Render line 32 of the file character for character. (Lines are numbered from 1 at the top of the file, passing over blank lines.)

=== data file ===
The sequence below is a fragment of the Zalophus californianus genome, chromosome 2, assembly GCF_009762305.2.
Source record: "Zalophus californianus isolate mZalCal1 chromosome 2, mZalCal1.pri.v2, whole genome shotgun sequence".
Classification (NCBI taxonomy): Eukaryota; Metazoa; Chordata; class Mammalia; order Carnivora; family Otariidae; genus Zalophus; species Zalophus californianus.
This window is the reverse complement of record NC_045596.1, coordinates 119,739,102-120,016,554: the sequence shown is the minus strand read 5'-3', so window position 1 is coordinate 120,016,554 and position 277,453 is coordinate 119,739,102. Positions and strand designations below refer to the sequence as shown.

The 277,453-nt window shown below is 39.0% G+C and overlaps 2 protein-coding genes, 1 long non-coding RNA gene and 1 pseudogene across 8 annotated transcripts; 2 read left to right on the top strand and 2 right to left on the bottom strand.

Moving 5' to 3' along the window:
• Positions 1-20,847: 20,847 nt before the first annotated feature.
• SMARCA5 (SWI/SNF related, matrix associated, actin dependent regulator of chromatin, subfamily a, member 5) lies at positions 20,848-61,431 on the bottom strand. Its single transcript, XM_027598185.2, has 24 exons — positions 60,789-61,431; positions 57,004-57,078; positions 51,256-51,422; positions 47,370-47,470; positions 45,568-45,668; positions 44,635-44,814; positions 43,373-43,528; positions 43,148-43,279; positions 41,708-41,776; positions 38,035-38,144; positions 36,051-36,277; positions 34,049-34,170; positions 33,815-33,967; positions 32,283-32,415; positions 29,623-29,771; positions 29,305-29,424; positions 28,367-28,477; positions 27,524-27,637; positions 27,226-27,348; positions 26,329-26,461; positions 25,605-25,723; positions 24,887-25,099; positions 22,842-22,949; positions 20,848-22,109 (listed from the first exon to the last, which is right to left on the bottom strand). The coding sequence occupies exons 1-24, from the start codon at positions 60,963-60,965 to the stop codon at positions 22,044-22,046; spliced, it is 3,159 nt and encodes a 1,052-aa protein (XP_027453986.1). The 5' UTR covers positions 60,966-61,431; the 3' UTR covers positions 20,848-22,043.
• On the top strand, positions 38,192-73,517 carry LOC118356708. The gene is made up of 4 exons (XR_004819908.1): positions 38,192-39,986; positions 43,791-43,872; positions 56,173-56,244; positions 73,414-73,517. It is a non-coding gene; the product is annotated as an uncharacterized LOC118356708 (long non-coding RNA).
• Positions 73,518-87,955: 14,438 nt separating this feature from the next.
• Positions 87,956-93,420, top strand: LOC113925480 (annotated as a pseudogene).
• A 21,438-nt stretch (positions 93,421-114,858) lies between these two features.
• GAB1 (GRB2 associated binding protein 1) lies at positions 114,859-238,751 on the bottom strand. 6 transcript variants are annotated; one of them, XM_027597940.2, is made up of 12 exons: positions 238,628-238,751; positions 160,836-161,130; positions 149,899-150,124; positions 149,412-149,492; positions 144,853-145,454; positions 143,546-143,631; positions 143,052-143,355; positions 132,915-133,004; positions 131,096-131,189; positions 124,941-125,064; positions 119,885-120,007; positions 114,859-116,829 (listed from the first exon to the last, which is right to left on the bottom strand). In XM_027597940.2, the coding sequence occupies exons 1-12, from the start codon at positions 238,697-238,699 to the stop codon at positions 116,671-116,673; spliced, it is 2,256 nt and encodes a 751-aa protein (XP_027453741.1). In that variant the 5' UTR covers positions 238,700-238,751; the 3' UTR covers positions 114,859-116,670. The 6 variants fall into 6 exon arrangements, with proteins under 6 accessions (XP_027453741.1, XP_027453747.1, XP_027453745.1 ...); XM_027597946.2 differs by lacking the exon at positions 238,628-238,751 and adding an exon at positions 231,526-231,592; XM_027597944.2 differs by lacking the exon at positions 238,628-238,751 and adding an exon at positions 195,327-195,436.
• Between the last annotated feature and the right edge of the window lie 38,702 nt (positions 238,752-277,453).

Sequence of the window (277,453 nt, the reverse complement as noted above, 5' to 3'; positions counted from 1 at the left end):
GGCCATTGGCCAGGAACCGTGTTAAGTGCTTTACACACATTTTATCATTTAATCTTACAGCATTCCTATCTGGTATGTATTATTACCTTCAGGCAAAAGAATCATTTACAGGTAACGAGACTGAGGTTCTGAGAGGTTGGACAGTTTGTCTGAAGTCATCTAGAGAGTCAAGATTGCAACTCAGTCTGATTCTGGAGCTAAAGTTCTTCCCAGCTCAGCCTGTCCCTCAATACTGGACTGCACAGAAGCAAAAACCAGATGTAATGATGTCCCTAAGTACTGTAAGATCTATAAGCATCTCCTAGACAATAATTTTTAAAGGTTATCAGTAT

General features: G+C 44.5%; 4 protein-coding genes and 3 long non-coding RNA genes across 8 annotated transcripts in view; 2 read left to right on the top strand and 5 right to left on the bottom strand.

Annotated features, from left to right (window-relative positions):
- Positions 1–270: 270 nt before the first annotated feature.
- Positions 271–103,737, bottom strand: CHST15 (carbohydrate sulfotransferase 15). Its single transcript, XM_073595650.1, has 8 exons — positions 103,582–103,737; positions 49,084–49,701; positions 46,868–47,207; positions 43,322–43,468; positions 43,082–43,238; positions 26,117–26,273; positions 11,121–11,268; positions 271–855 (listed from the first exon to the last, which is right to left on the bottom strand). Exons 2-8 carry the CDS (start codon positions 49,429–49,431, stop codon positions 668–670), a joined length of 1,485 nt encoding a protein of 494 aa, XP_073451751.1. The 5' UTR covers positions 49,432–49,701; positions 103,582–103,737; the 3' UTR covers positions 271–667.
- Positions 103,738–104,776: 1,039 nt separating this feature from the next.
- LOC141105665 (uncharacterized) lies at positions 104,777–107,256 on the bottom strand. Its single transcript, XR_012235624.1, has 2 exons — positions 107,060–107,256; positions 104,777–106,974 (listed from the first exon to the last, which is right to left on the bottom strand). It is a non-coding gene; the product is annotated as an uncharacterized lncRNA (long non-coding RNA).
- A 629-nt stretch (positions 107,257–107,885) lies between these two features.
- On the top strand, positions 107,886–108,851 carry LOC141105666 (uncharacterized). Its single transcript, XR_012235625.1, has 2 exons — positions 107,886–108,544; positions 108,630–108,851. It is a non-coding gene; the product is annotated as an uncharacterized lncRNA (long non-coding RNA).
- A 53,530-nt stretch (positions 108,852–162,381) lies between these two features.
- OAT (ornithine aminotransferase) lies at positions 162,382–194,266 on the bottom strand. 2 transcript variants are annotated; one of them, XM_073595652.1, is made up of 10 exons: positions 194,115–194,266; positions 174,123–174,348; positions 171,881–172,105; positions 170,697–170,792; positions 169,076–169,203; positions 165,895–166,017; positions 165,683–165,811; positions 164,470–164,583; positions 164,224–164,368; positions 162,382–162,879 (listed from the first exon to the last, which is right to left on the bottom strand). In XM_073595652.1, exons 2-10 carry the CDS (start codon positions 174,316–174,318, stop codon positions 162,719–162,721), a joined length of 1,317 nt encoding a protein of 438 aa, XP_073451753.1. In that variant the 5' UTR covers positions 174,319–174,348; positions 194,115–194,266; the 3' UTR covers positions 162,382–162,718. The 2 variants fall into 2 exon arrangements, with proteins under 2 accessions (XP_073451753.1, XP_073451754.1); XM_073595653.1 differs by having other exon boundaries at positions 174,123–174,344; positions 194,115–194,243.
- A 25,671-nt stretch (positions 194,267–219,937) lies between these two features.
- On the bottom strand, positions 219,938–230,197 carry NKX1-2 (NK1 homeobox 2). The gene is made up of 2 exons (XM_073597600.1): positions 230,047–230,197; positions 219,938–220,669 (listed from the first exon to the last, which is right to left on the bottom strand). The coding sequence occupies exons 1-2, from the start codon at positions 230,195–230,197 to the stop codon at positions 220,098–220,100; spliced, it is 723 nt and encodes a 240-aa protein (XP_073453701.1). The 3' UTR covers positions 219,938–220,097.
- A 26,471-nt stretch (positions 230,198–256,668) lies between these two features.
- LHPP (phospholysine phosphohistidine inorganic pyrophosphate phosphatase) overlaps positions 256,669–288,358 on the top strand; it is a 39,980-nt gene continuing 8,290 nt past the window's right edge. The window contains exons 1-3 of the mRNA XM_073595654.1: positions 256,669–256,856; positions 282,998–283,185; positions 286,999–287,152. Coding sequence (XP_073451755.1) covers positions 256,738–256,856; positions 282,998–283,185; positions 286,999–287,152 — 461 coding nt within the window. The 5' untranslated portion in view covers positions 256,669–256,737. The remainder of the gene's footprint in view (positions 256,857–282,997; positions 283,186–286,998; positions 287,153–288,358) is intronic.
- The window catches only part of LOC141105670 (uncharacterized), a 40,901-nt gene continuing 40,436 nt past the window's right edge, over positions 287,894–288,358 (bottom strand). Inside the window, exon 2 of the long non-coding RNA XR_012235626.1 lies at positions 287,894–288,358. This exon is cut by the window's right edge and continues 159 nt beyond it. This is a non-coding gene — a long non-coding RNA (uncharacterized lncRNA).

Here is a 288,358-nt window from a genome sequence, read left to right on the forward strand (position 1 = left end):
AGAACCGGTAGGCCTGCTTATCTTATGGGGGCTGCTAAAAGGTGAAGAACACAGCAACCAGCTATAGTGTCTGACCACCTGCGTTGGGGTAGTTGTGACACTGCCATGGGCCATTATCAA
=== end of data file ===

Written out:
Here is a 288,358-nt window from a genome sequence, read left to right on the forward strand (position 1 = left end):